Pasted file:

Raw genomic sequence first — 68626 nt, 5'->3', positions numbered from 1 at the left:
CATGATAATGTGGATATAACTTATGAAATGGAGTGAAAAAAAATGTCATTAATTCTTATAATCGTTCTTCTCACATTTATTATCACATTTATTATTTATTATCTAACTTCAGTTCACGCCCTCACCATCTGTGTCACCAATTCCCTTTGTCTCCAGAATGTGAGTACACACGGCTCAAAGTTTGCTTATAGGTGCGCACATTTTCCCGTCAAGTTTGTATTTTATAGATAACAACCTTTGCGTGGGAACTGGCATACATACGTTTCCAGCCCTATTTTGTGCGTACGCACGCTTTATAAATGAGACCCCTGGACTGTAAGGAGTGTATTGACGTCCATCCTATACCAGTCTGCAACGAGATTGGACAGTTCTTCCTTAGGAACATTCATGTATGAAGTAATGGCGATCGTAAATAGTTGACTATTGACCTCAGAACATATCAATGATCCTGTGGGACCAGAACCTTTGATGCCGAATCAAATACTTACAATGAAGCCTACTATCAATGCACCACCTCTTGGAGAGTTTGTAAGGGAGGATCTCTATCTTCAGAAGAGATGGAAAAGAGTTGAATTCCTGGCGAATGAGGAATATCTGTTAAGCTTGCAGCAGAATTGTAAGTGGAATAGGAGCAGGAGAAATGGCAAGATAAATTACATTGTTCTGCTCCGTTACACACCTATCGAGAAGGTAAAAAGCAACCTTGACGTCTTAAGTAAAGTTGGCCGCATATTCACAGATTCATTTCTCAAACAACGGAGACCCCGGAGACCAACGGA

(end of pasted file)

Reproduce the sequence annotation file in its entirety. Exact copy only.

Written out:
Raw genomic sequence first — 68626 nt, 5'->3', positions numbered from 1 at the left:
CATGATAATGTGGATATAACTTATGAAATGGAGTGAAAAAAAATGTCATTAATTCTTATAATCGTTCTTCTCACATTTATTATCACATTTATTATTTATTATCTAACTTCAGTTCACGCCCTCACCATCTGTGTCACCAATTCCCTTTGTCTCCAGAATGTGAGTACACACGGCTCAAAGTTTGCTTATAGGTGCGCACATTTTCCCGTCAAGTTTGTATTTTATAGATAACAACCTTTGCGTGGGAACTGGCATACATACGTTTCCAGCCCTATTTTGTGCGTACGCACGCTTTATAAATGAGACCCCTGGACTGTAAGGAGTGTATTGACGTCCATCCTATACCAGTCTGCAACGAGATTGGACAGTTCTTCCTTAGGAACATTCATGTATGAAGTAATGGCGATCGTAAATAGTTGACTATTGACCTCAGAACATATCAATGATCCTGTGGGACCAGAACCTTTGATGCCGAATCAAATACTTACAATGAAGCCTACTATCAATGCACCACCTCTTGGAGAGTTTGTAAGGGAGGATCTCTATCTTCAGAAGAGATGGAAAAGAGTTGAATTCCTGGCGAATGAGGAATATCTGTTAAGCTTGCAGCAGAATTGTAAGTGGAATAGGAGCAGGAGAAATGGCAAGATAAATTACATTGTTCTGCTCCGTTACACACCTATCGAGAAGGTAAAAAGCAACCTTGACGTCTTAAGTAAAGTTGGCCGCATATTCACAGATTCATTTCTCAAACAACGGAGACCCCGGAGACCAACGGA